Quoted from MSPARKS:

This three-part number is an International Standards Organization Code to illustrate the level of cleanliness of the hydraulic fluid in the unit. The numbers are logarithmic representations of the total number of particles greater than two (2) microns (first number), greater than five (5) microns (second number), and greater than 15 microns (third number) in a one milliliter sample. The larger the ISO Code, the more contaminants, the more potential for wear.


added in edit: Note the above statement is for hydraulic sytems which are about 100 times cleaner than combustion engine. Hence the reason my ISO code is higher than the recommended. I feel that my ISO code is very good as it's pretty darned close to the "standard" for a hydraulic system.

04 CRV 20k
ISO Code (2): 18/14
NAS 1638 Class: 3
ISO Code (3): 18/17/15
>=2 Microns: 3535
>=5 Microns: 1309
>=10 Microns: 362
>=15 Microns: 140
>=25 Microns: 33
>=50 Microns: 3
>=100 Microns: 0

Gary K7GLD has this one available:

Frantz bypass filter. Amsoil full flow filter on the left, fleetguard filter on the right. Says both runs are approximately 5,000 miles.

Frantz Bypass Filter, 15/40, 9000 miles:

ISO Particle Count: 17/16/13,
Particles were:
>2 micron = 1,666,
>5 mu = 617 mu,
>10mu = 170,
>15 mu = 66,
>25 mu = 15,
>50 mu = 1,
>100 mu = 0.

”This is from my full flow PureOne that was in service 9k/13m”

Frantz Bypass Filter, 5,000 Miles:

“I had a particle count done analysis done and the results are as follows:

>=2 microns - 6413
>=5 microns - 2376
>=10 microns - 657
>=15 microns - 254
>=25 microns - 60
>=50 microns - 5
>=100 microns - 0

The oil used was Amsoil Series 2000 0w30, miles on oil 5012, Amsoil bypass filtration.”

That is most of the particle counts and information I could find on the site. I HIGHLY encourage people with particle counts to post a comparison.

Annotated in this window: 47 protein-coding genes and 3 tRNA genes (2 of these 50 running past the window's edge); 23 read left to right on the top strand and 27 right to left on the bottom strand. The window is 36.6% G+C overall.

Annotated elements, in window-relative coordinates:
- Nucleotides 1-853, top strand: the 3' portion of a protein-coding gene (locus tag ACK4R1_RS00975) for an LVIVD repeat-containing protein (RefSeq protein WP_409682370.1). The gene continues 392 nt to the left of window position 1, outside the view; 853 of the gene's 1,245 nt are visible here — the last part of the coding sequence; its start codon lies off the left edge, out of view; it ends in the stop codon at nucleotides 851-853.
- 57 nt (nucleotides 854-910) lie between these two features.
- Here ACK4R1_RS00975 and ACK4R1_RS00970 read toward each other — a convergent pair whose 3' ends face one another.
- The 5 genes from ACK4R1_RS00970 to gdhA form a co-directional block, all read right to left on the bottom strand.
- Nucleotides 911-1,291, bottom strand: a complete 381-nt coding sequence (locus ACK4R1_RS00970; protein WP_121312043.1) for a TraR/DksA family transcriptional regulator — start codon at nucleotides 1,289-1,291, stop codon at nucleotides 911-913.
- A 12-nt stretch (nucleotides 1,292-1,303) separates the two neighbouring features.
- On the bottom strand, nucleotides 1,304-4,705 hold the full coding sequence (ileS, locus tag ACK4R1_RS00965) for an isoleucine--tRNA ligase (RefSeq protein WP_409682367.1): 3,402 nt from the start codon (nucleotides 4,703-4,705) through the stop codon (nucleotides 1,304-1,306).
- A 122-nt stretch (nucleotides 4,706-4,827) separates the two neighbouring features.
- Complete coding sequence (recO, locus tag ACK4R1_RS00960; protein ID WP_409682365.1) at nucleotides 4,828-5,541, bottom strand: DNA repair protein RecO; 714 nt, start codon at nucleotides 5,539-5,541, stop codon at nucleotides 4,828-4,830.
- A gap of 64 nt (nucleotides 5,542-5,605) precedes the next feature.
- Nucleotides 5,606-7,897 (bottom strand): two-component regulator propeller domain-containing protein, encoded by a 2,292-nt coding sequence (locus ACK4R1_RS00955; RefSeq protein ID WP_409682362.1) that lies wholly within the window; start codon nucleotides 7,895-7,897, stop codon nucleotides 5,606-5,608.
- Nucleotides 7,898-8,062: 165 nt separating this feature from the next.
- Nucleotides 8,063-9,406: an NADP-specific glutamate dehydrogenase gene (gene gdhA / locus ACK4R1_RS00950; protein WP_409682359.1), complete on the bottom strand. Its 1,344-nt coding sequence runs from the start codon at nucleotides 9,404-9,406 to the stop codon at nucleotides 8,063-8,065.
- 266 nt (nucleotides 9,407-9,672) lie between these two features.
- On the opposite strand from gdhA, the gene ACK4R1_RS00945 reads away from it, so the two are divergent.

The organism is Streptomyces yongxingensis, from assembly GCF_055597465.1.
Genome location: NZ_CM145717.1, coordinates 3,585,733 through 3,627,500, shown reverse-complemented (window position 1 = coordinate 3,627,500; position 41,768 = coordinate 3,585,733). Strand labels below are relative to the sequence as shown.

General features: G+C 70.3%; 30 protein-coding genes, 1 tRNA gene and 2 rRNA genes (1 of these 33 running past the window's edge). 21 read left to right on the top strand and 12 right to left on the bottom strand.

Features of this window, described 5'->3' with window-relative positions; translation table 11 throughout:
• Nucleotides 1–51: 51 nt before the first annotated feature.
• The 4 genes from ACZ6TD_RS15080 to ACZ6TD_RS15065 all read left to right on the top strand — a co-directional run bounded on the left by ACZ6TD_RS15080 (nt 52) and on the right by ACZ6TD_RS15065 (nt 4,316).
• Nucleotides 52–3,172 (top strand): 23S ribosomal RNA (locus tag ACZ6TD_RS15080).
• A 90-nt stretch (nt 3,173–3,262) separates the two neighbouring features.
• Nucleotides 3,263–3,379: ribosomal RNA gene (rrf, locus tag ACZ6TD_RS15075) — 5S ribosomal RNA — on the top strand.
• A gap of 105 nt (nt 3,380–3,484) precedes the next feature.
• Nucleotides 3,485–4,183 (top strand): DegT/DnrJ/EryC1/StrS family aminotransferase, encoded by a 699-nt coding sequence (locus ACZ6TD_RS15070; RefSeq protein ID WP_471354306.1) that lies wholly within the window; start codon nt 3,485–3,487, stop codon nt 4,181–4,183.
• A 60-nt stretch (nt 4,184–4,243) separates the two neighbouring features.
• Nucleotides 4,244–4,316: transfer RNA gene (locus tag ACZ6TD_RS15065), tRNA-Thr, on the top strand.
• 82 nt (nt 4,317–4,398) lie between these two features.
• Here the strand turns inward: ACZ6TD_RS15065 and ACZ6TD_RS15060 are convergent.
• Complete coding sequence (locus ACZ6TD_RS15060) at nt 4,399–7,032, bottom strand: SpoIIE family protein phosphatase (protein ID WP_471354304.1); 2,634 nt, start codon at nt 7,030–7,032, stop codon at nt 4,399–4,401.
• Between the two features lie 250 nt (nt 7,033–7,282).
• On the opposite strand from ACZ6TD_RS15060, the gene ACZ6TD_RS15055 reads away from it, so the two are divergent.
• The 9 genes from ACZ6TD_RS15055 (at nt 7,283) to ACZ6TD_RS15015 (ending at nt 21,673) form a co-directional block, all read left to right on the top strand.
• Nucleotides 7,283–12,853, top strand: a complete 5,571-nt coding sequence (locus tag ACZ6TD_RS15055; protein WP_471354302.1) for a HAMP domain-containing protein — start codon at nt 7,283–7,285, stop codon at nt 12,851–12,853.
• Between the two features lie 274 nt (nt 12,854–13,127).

#839914 - 02/21/07 11:21 PM Re: B50 Particle Count Results! [Re: md_lucky_13]

I'm only going to add that while the cost of the Amsoil unit is pricey at $35, you can also run them at least 30k before changing them. I have 20k on mine right now and still get good flow through the filter. Going to change this weekend and run it another 10k. I was told by an Amsoil tech that as long as the filter still flows oil, it is still filtering as they have no internal bypass typically found in a oil filter. I might run this one until it actually is an EaBP100...before my "prefered customer" status expires, I got to get a couple more...

And one other thing to remember is that sampling methods can and do vary. The only way you can compare multiple UOAs is if the sample was collected by the same person using the same method. I see the variance in environmental samples everyday...if the same person samples the same well (talking ground water), they get consistant results; but if you have multiple people sampling the same well, the results will be all over the place.

In our instance, you might have one person sampling from the bypass filter's return, another sampling from the oil pan's plug after it ran a while (both the car and the oil), and yet another that collected the oil from the pan as soon as the plug was loose after the car sat for a week...and maybe someone just got unlucky and had a bunch of dirt fall into their container...

While they are nice to look at, there can be a lot of difference in UOA just by the way the sample was collected...


#839915 - 02/22/07 05:04 PM Re: B50 Particle Count Results!
okiedokie Offline

Registered: 12/17/06
Posts: 133
Loc: SD
MD, I am not impressed with the effort to justify your B50 bypass system by comparing particle results with some selective absolutely unrelated historical data, as sdeeter suggests. If you are happy with those numbers in the 2 to 10 micron range, then fine. It's better than nothing, but not much. Just don't try to make out like it is something it isn't. A good bypass filter it is not.

#839916 - 02/22/07 06:51 PM Re: B50 Particle Count Results! [Re: okiedokie]
md_lucky_13 Offline

Registered: 01/14/05
Posts: 302
Loc: Idaho
Then, please, by all means, present some numbers from these "good bypass" filters that are so far above and beyond this little B50 that actually JUSTIFY their cost.

These are not selective, and they are not unrelated. These are all the particle counts I found available in the bypass section over the past 5 years.

With all the data available, please help me out here. If I'm trying to make this bypass filter out to be something that it isn't... Then what exactly are we looking at here?

#839917 - 02/22/07 07:23 PM Re: B50 Particle Count Results! [Re: md_lucky_13]
okiedokie Offline

Registered: 12/17/06
Posts: 133
Loc: SD
Show us YOUR numbers from BEFORE installing the Baldwin, or remove it and do a run without it to show YOUR comparison numbers, then we'll talk.

Let's talk science here, not speculation.

#839918 - 02/22/07 08:57 PM Re: B50 Particle Count Results! [Re: okiedokie]